LEAF sales in Japan surpass the 30,000 mark
At the end of September, cumulative global sales for the Nissan LEAF electric vehicle (EV) had reached 83,000 units. In Japan, over a third of those, 30,000 units, are plying the streets daily after only three years of sales.
The Nissan LEAF is the world's first modern, mass produced, 100% electric vehicle and is the best-selling EV around the globe. For a new technology, with the LEAF beginning sales in Japan and the U.S. in December of 2010, this is phenomenal. Sales of the car have grown steadily as the idea of electric mobility caught on and markets opened to the EV in Europe and Asia. As charging infrastructure became available, sales have continued growing.
Inside, the LEAF has seen steady improvement as well. The latest-generation of the car, which Torque News had the chance to drive at National Plug-in Day last month, features a great new navigation system that automatically pinpoints charging stations and allows the driver to route to them as part of their trip, if desired. Drivers can also designate an acceptable walking distance if it means parking the EV at a charging spot upon arriving at their destination. In cities like Denver, Colorado, there are far more charge points than many would expect, making this a do-able proposition.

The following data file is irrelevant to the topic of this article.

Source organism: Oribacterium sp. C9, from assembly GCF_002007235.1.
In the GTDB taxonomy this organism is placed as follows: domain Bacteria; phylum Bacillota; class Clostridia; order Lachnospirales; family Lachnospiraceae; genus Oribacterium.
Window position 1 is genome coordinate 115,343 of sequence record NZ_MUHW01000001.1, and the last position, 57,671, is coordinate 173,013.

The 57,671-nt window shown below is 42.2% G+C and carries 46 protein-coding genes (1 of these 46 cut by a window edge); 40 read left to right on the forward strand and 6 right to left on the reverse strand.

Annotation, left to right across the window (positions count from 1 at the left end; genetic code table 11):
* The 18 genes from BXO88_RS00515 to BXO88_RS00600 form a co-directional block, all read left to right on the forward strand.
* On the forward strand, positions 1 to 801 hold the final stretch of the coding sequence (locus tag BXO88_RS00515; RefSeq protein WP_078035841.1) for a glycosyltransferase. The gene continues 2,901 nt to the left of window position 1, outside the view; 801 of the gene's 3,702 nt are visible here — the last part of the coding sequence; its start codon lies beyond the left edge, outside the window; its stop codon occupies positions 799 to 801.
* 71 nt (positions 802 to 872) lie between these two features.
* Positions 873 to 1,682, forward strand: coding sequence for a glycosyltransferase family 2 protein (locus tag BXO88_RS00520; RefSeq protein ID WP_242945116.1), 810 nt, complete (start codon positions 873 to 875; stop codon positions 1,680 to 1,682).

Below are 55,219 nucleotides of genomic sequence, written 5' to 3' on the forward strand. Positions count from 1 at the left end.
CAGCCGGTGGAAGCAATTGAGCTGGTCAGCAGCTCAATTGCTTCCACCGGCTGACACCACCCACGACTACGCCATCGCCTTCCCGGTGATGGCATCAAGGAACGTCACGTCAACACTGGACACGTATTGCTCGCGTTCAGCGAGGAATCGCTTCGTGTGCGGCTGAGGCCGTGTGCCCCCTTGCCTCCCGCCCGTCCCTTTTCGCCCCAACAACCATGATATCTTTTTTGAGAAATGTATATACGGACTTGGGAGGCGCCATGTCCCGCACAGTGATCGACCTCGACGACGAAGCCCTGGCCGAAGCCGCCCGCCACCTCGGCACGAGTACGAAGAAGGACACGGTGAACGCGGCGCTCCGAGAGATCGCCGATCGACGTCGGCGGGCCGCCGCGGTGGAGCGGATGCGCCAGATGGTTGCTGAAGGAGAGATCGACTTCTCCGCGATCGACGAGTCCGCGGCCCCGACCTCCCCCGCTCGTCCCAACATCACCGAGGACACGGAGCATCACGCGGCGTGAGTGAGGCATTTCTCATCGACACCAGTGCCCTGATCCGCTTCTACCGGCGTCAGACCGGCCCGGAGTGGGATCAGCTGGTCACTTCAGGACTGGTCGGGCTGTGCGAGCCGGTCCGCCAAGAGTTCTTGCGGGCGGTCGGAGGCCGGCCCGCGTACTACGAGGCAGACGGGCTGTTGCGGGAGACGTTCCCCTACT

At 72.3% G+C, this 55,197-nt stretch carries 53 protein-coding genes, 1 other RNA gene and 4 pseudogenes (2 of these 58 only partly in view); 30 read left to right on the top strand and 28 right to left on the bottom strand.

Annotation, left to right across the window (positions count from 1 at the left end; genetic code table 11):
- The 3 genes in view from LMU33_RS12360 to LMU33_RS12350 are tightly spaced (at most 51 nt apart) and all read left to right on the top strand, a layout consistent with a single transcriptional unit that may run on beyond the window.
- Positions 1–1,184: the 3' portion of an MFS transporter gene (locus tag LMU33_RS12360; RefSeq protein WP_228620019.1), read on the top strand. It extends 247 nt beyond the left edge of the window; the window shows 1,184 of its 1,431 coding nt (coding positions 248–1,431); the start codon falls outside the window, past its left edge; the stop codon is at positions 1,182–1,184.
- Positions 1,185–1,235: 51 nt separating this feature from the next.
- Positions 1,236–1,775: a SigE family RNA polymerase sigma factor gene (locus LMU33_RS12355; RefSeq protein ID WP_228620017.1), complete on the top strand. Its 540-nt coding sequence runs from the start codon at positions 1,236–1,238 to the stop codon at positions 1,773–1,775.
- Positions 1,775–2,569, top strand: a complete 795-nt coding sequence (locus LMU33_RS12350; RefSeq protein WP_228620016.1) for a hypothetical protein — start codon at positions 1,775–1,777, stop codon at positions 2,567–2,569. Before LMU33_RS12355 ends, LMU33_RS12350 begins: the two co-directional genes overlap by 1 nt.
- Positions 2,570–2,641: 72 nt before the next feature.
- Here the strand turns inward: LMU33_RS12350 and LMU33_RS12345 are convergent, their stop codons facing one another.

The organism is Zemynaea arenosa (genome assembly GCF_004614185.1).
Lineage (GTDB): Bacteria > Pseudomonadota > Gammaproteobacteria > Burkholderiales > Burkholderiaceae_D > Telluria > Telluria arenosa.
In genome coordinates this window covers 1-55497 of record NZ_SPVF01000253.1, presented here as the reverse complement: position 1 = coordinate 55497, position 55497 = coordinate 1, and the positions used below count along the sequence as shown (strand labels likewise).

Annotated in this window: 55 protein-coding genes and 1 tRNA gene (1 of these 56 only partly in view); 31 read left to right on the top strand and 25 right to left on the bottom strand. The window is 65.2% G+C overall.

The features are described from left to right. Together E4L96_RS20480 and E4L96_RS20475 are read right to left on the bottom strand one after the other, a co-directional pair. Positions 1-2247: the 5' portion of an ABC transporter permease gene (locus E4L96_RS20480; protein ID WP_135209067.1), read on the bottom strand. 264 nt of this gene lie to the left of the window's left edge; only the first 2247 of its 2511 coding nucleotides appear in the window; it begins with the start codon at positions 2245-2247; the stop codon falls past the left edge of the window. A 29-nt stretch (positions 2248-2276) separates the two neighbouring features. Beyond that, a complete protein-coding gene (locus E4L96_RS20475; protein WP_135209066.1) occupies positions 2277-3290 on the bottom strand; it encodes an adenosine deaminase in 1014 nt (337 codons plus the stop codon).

In Japan, Nissan has been instrumental in accelerating the adoption of plug-in infrastructure. The country now boasts a total of 1,900 quick chargers, with more being added every month. 800 of those were installed by Nissan dealerships as public charge points with most of the others being installed by businesses and governments. The Japanese government has subsidized the effort with 100.5 billion yen in tax breaks and grants.
With sales improving year-on-year at a steady pace and the LEAF seeing new markets and expanding interest from new buyers, it's likely that Nissan will hold the title as the world's leading zero-emissions vehicle manufacturer for some time.